Embun Pagi is a 2 year project. It started out as the grounds for my permaculture experimentation in Jan 2009. I had done my Permaculture Design Course in the US in Oct 2008, and decided to jump into living the life I had always dreamt about, not knowing how I was going to make ends meet. At this point, I had quit my job and used up all my savings, but i felt a sense of liberation and renewal as I started my new life. The relatively cheap rent for the property, and the fact that my very supportive parents lived nearby was enough assurance that I will somehow survive.
A month later, just as I was sinking my feet and spreading out my green canvas on the ground, I received an e-mail from one of my permaculture teachers in the US, offering to come and teach a PDC in Malaysia. I said ‘yes’ without thinking twice, and 2 months later, we organised the first Permaculture Design Course in Malaysia. We managed to accommodate 11 out of our 15 students in our 200 sq. meter house. We had a couple of Malaysians, Singaporeans, Burmese, and an American couple. Doug came with two other friends, Kaila and Gautier… and they made such an inspiring & exuberant teaching trio.
Here are some images from our early days, before Juergen joined me in Oct 2009.
Clay... clay everywhere! The site was a pretty boggy place with an abundance of water retaining clay throughout the property.
One of the first things I did outside was to get a tractor to dig up a pond in the boggiest area near the house. I left a tiny island in the middle so the kang kung growing on the site could establish itself on the pond.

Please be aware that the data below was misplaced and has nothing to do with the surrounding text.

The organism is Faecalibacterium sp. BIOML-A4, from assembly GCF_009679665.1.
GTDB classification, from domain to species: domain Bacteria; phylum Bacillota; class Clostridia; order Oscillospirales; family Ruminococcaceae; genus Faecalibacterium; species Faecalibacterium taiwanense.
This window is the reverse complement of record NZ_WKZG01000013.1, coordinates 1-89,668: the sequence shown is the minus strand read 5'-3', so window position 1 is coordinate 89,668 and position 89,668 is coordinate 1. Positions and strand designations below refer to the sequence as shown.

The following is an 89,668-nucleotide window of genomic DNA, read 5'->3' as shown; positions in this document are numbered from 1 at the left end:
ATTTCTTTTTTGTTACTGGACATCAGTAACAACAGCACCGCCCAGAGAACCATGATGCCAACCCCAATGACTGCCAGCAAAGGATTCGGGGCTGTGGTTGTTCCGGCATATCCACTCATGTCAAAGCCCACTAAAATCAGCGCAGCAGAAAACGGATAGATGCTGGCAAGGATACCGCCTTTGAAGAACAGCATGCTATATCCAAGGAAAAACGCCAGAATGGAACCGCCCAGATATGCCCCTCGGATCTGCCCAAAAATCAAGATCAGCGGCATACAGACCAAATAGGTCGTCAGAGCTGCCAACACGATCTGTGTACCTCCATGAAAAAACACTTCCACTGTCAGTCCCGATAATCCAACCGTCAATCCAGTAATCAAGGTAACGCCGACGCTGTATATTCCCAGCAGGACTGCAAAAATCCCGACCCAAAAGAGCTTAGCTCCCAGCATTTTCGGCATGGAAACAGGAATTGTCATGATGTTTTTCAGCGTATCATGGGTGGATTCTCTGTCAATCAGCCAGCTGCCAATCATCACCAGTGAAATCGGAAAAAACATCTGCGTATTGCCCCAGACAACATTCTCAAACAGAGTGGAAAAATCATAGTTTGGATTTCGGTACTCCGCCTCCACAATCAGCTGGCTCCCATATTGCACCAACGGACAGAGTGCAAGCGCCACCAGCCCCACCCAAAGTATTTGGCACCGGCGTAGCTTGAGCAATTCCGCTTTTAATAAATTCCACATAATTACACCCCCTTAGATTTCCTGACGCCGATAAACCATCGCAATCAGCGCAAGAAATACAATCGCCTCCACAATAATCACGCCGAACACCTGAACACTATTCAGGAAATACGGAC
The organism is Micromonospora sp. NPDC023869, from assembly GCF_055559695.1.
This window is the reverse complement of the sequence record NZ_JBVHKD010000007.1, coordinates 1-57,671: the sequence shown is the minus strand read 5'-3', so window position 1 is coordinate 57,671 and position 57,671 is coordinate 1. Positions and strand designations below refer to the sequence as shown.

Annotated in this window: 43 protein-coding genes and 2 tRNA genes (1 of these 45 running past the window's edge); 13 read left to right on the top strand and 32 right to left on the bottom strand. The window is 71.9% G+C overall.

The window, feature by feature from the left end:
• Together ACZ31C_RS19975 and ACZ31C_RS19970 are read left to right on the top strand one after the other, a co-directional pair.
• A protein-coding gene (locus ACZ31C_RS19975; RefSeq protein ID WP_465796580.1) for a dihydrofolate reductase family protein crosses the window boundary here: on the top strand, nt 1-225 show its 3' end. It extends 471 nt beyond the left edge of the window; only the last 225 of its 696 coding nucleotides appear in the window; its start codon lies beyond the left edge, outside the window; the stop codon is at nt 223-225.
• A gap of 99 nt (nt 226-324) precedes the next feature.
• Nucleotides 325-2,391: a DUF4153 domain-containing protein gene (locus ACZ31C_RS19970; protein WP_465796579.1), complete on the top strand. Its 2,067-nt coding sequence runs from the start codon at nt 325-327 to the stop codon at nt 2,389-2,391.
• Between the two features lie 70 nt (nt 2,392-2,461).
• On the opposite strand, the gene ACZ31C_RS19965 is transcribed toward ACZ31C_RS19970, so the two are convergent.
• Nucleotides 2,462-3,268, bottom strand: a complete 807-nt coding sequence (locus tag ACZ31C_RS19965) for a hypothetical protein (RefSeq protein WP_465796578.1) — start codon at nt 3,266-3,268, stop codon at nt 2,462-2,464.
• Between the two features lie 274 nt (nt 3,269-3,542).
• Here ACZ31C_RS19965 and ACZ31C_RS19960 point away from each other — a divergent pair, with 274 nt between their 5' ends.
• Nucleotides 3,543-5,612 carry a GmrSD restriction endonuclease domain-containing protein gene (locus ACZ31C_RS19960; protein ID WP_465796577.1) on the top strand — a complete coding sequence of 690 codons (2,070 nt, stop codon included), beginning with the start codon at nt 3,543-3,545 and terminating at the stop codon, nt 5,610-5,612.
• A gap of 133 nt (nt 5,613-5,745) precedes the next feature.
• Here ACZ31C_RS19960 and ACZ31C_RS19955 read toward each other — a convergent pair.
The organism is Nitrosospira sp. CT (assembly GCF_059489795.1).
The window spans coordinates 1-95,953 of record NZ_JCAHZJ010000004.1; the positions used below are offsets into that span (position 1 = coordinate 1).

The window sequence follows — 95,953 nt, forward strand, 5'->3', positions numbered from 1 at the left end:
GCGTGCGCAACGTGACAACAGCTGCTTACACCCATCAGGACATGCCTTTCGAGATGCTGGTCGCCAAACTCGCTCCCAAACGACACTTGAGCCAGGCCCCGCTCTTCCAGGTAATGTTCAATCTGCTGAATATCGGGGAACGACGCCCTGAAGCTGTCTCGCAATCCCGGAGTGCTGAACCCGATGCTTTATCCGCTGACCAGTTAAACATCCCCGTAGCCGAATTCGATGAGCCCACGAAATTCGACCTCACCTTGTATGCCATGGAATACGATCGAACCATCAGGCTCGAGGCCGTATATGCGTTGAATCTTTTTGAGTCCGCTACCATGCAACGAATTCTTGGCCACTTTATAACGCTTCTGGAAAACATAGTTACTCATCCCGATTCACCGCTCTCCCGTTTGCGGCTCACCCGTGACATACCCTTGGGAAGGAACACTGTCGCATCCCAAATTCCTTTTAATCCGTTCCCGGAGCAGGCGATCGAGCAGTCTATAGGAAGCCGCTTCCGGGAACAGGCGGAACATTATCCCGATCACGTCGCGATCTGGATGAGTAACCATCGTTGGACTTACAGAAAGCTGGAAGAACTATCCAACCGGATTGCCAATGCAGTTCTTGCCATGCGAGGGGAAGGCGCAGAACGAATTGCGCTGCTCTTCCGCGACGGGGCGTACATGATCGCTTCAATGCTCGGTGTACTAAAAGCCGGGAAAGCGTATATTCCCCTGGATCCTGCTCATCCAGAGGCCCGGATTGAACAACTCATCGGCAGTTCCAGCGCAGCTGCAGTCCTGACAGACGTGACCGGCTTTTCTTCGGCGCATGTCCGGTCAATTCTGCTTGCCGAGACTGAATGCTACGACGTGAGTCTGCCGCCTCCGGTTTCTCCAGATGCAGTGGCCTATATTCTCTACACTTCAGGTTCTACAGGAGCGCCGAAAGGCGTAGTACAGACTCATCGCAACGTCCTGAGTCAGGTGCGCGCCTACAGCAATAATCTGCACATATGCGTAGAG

This is how the pond looked like in week 2 when Doug, Kaila and Gautiere arrived a month before the PDC to help get the place in shape.
Making a path from the dug soil and sowing green manure on the edges of the pond where the tractor did its damage
Green manure getting established and protecting the soil from erosion
Digging a spillway between the new pond and a boggy area at the back of the property which will become the kangkung and catfish habitat
The walls were painted with the help of my intern,Tei, an amazingly gifted Burmese girl who grew up in a farming family. This hall/classroom area was initially used as a bedroom area with a curtain drawn in the middle partition to accommodate 4 male and 4 female participants, sleeping on metal double decker beds on either sides.
We broke down this small room and brought it forward
We did some renovation works in the kitchen. One of the walls were broken and replaced with grills to allow more air and sunlight in.
Our first classroom, which was later on converted into the partitioned dormitory for our second PDC
to read about how the first PDC went, click here